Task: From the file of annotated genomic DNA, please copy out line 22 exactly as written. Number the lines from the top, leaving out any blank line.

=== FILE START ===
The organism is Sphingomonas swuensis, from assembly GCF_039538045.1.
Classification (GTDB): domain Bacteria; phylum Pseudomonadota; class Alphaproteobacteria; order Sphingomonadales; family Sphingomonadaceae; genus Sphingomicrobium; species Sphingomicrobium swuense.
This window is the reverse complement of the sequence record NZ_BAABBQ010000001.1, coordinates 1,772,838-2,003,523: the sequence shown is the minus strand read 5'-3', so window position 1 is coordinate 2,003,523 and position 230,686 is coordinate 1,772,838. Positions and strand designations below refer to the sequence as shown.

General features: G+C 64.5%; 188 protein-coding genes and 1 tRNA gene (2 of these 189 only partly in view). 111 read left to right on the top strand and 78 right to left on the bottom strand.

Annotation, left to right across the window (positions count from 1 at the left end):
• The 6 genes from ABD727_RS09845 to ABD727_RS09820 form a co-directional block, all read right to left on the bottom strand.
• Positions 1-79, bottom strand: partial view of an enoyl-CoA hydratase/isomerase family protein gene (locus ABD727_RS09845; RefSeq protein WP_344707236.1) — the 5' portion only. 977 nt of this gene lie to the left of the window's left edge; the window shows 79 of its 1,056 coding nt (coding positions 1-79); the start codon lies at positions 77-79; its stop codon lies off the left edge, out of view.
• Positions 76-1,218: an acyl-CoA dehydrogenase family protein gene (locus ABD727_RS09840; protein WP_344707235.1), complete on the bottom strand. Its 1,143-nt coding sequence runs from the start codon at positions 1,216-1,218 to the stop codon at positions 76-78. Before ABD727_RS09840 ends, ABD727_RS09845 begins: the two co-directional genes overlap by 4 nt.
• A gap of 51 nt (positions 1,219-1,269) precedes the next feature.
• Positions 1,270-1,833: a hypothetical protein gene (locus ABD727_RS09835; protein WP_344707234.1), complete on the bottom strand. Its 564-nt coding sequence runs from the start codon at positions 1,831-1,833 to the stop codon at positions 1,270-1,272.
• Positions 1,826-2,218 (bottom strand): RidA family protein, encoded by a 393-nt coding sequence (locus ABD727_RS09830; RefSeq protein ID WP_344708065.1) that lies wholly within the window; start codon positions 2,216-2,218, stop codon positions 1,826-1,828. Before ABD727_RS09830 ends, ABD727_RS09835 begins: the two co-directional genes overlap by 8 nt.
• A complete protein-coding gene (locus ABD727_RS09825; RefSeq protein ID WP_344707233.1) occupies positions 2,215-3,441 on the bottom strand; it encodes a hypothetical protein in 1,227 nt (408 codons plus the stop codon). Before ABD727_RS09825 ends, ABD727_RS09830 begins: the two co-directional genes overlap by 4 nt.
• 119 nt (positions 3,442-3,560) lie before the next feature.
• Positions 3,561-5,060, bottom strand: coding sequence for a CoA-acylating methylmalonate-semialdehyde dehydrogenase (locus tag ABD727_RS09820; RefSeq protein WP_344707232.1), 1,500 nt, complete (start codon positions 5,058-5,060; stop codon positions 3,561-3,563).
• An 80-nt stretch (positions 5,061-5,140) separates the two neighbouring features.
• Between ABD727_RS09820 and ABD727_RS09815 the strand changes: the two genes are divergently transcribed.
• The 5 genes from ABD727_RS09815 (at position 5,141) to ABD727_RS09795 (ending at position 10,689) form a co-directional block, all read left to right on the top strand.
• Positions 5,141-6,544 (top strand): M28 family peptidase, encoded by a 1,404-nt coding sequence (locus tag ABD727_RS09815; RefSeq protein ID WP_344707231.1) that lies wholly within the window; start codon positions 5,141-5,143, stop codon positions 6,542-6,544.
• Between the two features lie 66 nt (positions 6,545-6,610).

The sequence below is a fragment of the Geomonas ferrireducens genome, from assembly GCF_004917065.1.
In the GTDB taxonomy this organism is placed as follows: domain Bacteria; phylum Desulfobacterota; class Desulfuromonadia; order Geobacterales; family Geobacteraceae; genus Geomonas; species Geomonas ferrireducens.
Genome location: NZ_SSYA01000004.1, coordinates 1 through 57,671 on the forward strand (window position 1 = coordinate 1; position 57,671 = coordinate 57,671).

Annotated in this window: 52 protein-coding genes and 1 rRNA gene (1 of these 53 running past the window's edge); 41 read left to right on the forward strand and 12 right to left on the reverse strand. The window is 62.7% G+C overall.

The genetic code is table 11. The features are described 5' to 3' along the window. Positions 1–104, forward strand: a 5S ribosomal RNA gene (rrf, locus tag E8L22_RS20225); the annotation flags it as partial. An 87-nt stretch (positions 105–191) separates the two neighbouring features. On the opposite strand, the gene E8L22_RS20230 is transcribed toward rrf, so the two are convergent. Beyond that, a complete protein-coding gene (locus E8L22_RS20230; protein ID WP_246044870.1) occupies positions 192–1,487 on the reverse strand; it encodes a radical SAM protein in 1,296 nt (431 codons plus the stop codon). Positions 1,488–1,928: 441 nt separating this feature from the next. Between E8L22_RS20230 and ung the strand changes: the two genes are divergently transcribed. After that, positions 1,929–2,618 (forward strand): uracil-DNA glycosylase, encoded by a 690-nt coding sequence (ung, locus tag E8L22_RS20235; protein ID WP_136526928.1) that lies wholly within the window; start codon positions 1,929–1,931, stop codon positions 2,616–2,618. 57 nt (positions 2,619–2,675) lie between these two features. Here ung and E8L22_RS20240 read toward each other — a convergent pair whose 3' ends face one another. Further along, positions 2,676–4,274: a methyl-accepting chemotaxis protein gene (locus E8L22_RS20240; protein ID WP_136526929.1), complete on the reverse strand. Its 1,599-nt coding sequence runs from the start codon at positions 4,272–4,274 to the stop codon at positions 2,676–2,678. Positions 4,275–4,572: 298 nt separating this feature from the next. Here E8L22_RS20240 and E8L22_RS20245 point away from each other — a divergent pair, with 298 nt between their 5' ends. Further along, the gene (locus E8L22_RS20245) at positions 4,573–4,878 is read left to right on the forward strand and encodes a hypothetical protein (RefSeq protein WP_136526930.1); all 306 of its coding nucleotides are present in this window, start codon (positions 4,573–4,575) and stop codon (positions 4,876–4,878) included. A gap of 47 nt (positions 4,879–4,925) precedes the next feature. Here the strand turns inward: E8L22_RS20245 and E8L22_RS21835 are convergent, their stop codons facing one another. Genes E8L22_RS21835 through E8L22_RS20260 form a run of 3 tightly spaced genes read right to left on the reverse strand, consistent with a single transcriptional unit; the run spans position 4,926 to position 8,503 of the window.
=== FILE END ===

Genome location: NZ_SSYA01000004.1, coordinates 1 through 57,671 on the forward strand (window position 1 = coordinate 1; position 57,671 = coordinate 57,671).